However, even when this is the case, I love visiting other blogs, as you said, it might be inspiring! For me, the best way to end a slump/burn out is to take a break and find other things I enjoy.

    Liked by 1 person

    1. Glad you enjoyed the post. πŸ˜€ I hope you can leave your slump behind – my reading slowed down a bit during the last two months and it’s definitely impacted my desire to blog. (I have a lot of posts pre-scheduled, which is good because I haven’t finished a post in weeks. :/ ) That’s a good way & sometimes very necessary, so I wish bloggers wouldn’t feel bad about taking a break, but I know many experience a pressure to constantly post. 😦

      Liked by 1 person

  3. Schedules yes YES. You know I love them LOL. I even break my books into sections so that I know approximately how long it will take to read them (I say approximately, because sometimes I need to skip a day altogether, or I manage to read twice the number of pages I thought I’d read).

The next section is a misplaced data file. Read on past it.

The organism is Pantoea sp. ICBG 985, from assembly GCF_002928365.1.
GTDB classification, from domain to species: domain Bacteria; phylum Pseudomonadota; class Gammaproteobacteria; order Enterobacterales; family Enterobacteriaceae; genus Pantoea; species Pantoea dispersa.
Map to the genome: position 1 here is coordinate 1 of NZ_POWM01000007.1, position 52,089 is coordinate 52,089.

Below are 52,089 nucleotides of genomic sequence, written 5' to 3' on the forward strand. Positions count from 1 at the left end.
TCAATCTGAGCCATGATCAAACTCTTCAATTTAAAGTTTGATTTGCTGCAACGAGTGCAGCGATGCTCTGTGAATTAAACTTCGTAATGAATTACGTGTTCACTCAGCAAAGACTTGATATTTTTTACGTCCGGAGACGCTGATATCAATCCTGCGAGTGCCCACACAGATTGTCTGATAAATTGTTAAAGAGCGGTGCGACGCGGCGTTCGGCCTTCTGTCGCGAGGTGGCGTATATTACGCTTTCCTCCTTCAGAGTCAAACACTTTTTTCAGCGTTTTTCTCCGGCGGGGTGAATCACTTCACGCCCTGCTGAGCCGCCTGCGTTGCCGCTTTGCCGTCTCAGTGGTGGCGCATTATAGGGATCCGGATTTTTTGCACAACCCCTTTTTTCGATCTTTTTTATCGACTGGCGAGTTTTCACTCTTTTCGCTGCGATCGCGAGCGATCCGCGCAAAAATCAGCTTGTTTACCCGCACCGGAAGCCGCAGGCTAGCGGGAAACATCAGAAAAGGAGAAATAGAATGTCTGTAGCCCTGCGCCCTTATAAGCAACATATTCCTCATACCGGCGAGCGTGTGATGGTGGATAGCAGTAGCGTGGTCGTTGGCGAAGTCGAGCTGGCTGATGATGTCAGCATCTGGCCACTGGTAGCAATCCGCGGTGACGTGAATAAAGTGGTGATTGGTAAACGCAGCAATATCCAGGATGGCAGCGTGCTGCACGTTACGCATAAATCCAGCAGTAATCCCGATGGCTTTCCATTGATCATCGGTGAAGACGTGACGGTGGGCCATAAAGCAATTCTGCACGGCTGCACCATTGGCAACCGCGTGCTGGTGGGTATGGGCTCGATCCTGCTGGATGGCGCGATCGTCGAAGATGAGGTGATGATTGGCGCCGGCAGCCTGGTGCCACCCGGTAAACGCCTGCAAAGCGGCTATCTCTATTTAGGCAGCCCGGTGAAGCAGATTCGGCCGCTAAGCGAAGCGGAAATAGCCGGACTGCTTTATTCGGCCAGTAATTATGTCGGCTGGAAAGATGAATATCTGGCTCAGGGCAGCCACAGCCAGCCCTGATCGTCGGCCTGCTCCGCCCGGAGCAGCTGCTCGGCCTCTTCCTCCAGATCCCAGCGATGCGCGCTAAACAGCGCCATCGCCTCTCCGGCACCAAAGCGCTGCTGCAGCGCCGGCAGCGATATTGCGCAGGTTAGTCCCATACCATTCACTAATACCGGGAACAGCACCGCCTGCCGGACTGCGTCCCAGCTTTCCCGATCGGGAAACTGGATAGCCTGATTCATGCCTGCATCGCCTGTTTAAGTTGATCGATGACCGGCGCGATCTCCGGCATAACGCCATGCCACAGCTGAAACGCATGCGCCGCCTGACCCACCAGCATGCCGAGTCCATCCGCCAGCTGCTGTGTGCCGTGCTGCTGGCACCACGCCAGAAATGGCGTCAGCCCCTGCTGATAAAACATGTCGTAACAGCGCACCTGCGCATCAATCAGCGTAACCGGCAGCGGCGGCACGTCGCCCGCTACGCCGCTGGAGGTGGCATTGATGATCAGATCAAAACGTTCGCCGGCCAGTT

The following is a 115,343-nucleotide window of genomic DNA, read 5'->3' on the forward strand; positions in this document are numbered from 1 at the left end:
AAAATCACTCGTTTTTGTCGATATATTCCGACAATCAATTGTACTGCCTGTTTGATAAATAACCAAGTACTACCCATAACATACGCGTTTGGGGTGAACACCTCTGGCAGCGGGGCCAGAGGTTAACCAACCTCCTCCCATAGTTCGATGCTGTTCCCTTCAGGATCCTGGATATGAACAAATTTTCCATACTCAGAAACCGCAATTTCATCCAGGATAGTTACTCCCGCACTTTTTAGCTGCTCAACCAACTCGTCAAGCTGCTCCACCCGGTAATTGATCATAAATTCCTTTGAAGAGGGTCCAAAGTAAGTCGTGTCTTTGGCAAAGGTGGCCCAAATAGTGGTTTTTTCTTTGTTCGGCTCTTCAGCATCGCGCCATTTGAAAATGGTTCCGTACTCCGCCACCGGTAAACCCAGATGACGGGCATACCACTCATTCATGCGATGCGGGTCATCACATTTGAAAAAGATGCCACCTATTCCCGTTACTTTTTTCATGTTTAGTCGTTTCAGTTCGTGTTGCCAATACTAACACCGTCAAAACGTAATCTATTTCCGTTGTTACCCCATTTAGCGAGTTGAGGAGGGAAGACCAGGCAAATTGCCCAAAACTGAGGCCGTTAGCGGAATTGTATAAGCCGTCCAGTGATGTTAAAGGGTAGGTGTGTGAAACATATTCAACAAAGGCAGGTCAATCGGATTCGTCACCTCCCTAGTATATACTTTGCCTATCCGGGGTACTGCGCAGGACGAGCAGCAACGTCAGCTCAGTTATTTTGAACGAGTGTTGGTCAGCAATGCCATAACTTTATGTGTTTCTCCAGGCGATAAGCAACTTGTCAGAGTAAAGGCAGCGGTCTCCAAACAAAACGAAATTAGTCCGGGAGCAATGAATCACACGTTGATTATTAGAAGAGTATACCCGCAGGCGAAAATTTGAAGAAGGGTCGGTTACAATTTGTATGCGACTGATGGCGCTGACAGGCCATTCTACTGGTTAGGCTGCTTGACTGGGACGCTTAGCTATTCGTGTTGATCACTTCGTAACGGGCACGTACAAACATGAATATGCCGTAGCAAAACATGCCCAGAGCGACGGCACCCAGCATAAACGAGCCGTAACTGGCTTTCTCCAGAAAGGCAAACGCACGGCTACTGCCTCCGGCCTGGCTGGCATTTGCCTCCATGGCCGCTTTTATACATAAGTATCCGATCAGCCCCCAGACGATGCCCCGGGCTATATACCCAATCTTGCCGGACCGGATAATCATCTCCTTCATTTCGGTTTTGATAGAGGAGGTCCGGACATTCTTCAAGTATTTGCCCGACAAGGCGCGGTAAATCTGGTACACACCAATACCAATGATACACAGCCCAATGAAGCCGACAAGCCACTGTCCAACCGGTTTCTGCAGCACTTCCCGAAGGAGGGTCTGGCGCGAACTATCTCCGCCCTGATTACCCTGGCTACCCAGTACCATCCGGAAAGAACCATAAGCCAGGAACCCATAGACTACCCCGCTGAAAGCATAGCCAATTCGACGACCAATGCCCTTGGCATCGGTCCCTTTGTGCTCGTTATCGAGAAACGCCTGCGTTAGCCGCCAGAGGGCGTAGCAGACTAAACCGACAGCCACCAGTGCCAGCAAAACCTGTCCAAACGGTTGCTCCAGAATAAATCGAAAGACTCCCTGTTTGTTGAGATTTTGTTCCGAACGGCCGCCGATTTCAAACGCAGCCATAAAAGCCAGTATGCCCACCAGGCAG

Liked by 1 person

  4. These are all such good tips. I honestly can’t believe that in the first year of my blog, I posted every two days. EVERY TWO DAYS. I can’t post on any platform that often and that regularly anymore. I now post once a week and it suits me fine. I recently targeted why my I kept delaying my wrap ups and changing that has motivated me in terms of blogging again. So targeting the problem is such a key point. Love this ✨

    Liked by 1 person

  5. I love this post so much and all of your tips are fantastic, really. I feel like it’s so important to understand where the burn out comes from in order to give ourselves some slack on that area, too. I’ve been struggling a lot lately with staying connected with the community since time doesn’t seem to come easily, especially to really read blog posts and connect there, and… I don’t feel at ease on social media either, so it’s been frustrating ahah. I love this post!